Tuesday, 26 February 2013 00:00

Winter Gardening Updated

off grid, living off grid, self sufficient, homestead, sustainable

I wrote an article in January (More Winter Fresh Veggie Choices) about winter gardening. Specifically our insulated cold frame attached to the south side of the house, our EasyGreen Automatic Sprouter, our hydroponic experiment called EzGro Garden, and our free range chickens.

Many people have written us asking how the EzGro experiment turned out and also for more detail. We are pleased to say it has been a success. I’m not sure the creator of this hydroponic unit ever intended it to be used the way we have but I know he would be happy with the results.

off grid, living off grid, self sufficient, homestead, sustainableEzGro Garden – This is a brand new experiment for us and it is going very well. It is a vertical hydroponic garden. It doesn’t take up very much space (14” x 14”), it uses less than 1 Amp of power for 18 minutes per day and is easy to use and takes very little time to operate.

It comes with everything you need including stackable pots for anywhere from 20 – 80 different plants depending on what type they are.

Once you set it up you fill the pots with the media (made from ground coconut husk) provided.

Next you mix the nutrition supplements provided with water and pour them into the base (reservoir). Add the pump to the water and program your timer. We’ve set our timer to pump the nutritionally supplemented water every hour for two minutes from 8:00 AM to 4:00 PM. Your timer programming may be different depending on what you plant.

The last step is to plant your seeds in the pots. We would recommend just one plant per pot to start out with.

We add water to the reservoir every two weeks and the nutrients every four weeks. You can grow plants even faster by cutting those times in half and a few other tricks users have come up with this past year. Use the Contact form from one of our websites for more information.

off grid, living off grid, self sufficient, homestead, sustainableOurs plants didn’t start out too well but we aren’t using grow lights. We just set it in front of a window during the coldest and darkest time of the year – December and January. During that time period we went almost two months without sun. Once the sun started showing itself again these plants just took off. As long as you have good light you don’t need growing lights!

You plant a seed for whatever you want and they usually come up in just one or two days! We are still in the process of experimentation but what we have done so far has worked very well. Right now we are growing lettuce, cucumbers, and spinach. Why spinach – I don’t know. We have tons of it in the cold frame! We must have a lot of seed.  Anyway, as soon as we eat this crop we are going to plant something different.  Strawberries are popular with this product and so are flowers.

We have been posting our progress on our Facebook page. Several Facebook friends have been using these gardens for a while and they just love them. Some have them inside like us, some outside on the patio or deck and some on the covered back porch. They seem to be very versatile.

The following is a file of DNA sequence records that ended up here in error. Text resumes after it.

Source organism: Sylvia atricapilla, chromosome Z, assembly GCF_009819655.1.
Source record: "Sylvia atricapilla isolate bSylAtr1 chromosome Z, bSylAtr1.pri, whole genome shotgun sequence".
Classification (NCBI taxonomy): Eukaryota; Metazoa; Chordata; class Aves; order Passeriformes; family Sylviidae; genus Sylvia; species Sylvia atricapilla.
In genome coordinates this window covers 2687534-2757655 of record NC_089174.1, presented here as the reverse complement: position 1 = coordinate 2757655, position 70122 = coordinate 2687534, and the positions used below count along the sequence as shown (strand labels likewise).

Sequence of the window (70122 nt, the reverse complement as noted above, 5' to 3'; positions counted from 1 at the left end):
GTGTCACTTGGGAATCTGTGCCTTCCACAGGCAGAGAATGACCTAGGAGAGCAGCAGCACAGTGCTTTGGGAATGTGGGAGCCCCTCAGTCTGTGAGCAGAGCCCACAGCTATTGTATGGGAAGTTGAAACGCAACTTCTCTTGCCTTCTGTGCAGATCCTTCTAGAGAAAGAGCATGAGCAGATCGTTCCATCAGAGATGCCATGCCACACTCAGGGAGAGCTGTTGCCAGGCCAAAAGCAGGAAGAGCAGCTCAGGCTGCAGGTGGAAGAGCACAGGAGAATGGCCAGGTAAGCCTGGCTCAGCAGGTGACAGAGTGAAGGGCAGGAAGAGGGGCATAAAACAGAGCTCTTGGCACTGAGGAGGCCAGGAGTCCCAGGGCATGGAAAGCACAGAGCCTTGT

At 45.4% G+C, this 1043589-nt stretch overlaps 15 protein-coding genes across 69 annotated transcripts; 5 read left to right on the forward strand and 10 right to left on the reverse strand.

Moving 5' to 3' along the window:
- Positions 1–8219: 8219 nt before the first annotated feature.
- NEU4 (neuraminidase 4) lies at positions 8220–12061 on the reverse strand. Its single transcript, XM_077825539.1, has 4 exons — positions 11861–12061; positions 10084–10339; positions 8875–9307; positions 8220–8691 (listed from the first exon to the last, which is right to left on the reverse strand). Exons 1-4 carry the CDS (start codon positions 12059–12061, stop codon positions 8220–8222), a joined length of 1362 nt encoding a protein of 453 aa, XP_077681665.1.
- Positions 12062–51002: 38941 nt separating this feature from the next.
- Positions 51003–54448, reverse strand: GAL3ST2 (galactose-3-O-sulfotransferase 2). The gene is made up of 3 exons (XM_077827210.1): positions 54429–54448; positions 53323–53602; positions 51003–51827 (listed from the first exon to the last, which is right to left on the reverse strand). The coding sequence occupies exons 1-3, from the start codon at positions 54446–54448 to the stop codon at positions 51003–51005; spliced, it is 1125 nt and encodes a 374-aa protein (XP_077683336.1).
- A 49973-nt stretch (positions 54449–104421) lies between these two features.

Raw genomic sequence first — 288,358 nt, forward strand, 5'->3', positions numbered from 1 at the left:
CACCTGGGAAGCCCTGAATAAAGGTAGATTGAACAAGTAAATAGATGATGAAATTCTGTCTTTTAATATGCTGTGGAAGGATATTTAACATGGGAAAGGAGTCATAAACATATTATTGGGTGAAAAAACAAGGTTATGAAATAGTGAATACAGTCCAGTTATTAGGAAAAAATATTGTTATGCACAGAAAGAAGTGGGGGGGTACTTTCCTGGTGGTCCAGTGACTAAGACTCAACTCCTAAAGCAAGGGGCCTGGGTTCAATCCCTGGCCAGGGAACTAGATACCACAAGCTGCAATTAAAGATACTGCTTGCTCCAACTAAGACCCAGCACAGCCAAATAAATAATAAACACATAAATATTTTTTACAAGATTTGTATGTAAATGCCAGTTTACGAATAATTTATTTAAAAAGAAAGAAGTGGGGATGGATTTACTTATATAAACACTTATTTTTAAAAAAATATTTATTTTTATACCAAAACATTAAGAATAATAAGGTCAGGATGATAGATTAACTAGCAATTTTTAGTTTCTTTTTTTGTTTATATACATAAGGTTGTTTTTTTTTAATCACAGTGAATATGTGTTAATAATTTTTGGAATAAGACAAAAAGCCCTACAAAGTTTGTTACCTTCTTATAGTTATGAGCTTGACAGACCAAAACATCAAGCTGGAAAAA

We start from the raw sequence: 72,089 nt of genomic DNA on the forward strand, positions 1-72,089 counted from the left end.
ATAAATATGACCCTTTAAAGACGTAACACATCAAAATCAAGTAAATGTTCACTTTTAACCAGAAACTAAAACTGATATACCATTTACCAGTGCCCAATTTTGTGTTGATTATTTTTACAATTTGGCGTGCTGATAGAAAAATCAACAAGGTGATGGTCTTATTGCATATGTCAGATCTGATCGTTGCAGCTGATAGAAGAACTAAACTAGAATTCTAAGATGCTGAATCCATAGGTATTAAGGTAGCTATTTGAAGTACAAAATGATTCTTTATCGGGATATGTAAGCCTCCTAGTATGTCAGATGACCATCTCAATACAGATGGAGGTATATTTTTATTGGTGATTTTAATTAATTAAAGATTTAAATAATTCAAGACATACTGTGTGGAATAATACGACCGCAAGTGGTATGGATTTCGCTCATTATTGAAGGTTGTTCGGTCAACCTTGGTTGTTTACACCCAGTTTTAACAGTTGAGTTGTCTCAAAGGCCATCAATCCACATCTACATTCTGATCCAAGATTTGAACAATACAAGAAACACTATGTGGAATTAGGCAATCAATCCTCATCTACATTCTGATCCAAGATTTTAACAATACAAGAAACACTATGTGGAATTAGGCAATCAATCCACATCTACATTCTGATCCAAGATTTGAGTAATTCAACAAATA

off grid, living off grid, self sufficient, homestead, sustainableoff grid, living off grid, self sufficient, homestead, sustainableThese units don’t fall into the “self sufficient” category. Only our garden and insulated cold frames do that. They require electricity and the routine purchase of special nutrients to be added to the water. That being said however, the amount of power required to run these is about the same amount as our laptop – for 18 minutes per day and the nutrients should last a full year.

The bottom line is that they allow you to grow your own fresh food, even during winter including the harsher and colder climates like we have. They allow you to grow food no matter how busy you are and no matter where you live, even a condo or apartment and those are all good reasons to share our success with you.

Ed and Laurie Essex live off grid in the Okanogan Highlands of Washington State where they operate their website goodideasforlife.com and Off Grid Works .

Related items

  • Our Garden At 4200′ Elevation

    off grid, living off grid, self sufficient, homestead, sustainableNot only are we new at living off grid but we are also new at gardening. This is only our second year but our garden is doing well. Laurie is the prime planter, caretaker, and waterer. We have twice as many types of vegetables as we did last year and almost all of them are thriving.

    Starting January 01, 2012 I started keeping a weekly journal of everything from daily temperatures and weather to how much wood we were burning, when the snow started to melt, and other things that matter to us living where we do. This spring and summer I have included the garden topics so we would have a better idea ahead of time next year on when we could do our seedlings and starts inside the house prior to transplanting them into the garden.

    We live at an elevation of 4200’. The snow left this year by April 25 but the ground was still frozen. I finally rototilled the garden May 18. By that time people down in the valley were already mowing their lawns and seeing their first vegetables popping out of the ground.

    We were eating fresh vegetables out of our insulated cold frames – spinach, broccoli, and cauliflower. Once those were all done we replaced them with cherry tomato plants and more spinach in late May.

    off grid, living off grid, self sufficient, homestead, sustainableOn June 10, I made an entry into the journal that the beans had come up and died. The temperatures were still in the 30’s. That is cold even for here. The other veggies – peas, spinach, garlic, zucchini, potatoes, tomatoes, cauliflower and broccoli were all okay. Now that we have all this recorded, next year we will adjust our planting times accordingly. By June 25, everything had been planted including the corn.

    By July 20, only five weeks later I recorded the following – “Garden – is growing like crazy. Corn is 3’ tall. Beans ½ up the pole. Tomatoes just starting to show, eating lettuce, spinach, and peas. Potatoes are waist high”. We were later than the valley gardens but coming on strong. Mother Nature just seems to know how to get it done.

    Our corn is only 6’ tall but the ears are already 2/3 filled out. We even have ears of corn on stalks that are only 4’ tall.